• Encoded media with embedded tagging-data or an associated tagging-data supplementary stream can still be decoded and played by non-TD-enabled decoders; however, if decoding is performed by a non-TD-enabled decoder, smart media playback using the tagging-data may not be available. In other words, the tagging-data does not prevent the encoded media from being played as is conventional, regardless of the decoder being used. In this manner, if a user is watching a video using a decoder that cannot decode the tagging-data and/or a media player that cannot use the tagging-data, then the video can still be played without using the smart media playback options described herein. Thus, so-called legacy playback remains unencumbered.
  • TD-Enabled Decoder and Smart Decoding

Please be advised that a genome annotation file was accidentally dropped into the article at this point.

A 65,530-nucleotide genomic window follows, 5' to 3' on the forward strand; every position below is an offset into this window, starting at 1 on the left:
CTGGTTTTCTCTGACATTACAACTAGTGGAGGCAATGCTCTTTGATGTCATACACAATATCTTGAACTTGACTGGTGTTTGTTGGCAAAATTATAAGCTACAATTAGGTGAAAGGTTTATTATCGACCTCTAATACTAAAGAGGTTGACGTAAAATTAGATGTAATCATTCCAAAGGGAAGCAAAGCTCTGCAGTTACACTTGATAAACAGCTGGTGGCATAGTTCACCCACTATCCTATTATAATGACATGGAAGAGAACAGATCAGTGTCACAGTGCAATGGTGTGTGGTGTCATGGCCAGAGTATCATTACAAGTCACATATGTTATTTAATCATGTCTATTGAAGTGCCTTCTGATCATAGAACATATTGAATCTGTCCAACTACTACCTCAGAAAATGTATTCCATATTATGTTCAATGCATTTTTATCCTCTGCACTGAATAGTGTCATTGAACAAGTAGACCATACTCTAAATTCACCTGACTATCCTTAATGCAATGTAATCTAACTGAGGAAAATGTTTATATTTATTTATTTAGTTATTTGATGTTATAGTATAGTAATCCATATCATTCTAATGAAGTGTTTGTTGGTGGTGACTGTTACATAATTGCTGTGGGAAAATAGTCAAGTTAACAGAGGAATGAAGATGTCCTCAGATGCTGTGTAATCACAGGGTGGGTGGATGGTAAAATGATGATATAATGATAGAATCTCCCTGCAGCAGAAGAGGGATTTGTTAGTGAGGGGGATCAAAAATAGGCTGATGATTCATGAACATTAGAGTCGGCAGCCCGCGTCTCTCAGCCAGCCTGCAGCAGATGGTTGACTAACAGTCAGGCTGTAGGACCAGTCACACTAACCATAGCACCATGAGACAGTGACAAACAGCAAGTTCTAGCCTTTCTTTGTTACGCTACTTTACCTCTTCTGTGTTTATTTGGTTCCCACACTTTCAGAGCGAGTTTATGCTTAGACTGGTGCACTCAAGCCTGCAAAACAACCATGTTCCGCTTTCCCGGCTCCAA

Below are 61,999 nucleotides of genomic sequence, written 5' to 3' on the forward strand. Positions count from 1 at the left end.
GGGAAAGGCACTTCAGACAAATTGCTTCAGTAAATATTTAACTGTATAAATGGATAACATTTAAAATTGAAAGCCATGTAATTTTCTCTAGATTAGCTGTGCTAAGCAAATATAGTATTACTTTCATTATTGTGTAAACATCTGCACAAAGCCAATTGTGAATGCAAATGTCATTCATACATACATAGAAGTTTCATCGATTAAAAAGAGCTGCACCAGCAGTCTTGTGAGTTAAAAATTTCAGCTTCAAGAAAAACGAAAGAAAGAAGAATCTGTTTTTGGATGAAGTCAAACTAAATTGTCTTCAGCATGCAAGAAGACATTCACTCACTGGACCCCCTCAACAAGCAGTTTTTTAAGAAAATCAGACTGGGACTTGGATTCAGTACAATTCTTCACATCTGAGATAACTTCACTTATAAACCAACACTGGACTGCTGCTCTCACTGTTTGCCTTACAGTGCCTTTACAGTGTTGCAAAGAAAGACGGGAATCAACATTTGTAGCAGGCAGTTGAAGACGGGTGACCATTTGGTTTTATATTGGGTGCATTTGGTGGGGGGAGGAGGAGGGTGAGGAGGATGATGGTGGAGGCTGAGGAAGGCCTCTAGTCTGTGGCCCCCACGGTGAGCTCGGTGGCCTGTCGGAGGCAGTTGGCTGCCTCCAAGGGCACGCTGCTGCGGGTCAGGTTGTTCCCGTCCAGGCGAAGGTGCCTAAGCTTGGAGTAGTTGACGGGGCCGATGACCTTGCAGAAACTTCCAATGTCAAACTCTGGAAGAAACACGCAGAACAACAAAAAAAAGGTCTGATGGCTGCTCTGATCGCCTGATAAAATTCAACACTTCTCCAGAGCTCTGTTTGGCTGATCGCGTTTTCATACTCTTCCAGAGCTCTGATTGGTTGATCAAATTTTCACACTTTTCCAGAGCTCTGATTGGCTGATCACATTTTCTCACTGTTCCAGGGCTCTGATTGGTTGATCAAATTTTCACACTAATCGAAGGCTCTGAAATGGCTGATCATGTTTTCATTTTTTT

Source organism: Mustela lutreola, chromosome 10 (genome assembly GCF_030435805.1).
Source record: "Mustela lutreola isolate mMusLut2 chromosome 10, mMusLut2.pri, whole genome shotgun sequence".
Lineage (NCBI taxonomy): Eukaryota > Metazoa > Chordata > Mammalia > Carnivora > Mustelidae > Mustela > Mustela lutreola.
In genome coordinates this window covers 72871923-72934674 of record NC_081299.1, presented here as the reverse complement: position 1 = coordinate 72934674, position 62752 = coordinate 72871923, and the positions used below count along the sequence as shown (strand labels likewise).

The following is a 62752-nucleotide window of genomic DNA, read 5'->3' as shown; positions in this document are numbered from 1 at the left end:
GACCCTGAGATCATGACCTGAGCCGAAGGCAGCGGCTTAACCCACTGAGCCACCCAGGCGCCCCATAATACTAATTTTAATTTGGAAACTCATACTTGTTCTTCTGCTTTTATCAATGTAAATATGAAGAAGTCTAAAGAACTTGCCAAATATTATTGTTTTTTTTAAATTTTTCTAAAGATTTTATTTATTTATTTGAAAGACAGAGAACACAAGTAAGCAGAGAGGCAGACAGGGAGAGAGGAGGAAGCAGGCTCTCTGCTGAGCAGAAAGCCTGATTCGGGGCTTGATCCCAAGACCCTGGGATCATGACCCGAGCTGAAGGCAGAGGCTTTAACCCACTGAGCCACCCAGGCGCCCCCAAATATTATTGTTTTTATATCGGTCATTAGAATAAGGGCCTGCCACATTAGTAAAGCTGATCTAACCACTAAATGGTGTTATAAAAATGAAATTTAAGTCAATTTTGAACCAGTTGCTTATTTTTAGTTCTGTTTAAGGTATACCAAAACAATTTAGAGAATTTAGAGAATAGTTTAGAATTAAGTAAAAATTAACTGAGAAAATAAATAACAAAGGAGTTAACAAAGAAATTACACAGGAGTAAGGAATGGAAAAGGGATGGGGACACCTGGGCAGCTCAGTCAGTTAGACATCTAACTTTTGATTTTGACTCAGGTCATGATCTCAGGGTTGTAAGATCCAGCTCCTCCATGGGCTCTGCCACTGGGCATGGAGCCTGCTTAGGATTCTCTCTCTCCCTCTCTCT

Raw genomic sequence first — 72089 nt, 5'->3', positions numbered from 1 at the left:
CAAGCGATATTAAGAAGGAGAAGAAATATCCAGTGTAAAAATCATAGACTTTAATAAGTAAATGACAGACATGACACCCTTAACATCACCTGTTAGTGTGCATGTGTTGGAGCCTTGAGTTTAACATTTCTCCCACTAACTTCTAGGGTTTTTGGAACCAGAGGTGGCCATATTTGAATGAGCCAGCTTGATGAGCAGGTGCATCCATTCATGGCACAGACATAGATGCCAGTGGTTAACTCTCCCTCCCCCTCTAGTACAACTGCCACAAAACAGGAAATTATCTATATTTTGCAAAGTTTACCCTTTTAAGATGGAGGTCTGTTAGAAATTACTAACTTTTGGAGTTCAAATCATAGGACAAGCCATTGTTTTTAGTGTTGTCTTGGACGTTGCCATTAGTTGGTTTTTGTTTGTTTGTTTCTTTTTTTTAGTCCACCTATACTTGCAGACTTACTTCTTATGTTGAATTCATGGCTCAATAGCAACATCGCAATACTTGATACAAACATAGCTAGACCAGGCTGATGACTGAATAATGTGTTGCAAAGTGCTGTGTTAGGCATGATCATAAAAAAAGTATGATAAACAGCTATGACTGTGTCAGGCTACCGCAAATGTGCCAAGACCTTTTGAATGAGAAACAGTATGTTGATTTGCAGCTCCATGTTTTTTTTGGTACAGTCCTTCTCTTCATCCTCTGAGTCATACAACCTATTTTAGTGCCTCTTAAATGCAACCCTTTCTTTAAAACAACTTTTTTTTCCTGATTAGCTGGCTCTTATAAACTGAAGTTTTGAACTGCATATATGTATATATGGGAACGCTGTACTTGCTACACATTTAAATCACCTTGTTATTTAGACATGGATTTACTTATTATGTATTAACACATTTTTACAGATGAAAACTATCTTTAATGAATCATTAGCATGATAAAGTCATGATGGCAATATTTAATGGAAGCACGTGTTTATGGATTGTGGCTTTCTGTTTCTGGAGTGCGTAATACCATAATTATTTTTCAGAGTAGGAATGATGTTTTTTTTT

• FIG. 5 a illustrates a TD-enabled decoder configured to provide smart media playback using embedded tagging-data, in accordance with an embodiment of the present invention. As previously described, the TD-enabled decoder receives an encoded elementary media stream with associated tagging-data and user requests in order to provide smart media playback. Generally, the TD-enabled decoder may have a TD parsing module to parse the tagging-data associated with the media stream and a user interface module to read the user requests. The TD-enabled decoder may have a tag selection module to select and output the requested smart media option based on the parsed tagging-data and user requests. In FIG. 5 a, the tagging-data is embedded in the encoded elementary media stream; therefore, it is understood that the tagging-data is associated with that particular encoded elementary media stream. In some instances, the available tag information in the tagging-data may be indicated, such as indicating that the embedded tagging-data includes tags for all of the main actors and actresses in the video (thereby allowing, for example, smart video playback of just the scenes including the selected actor or actress).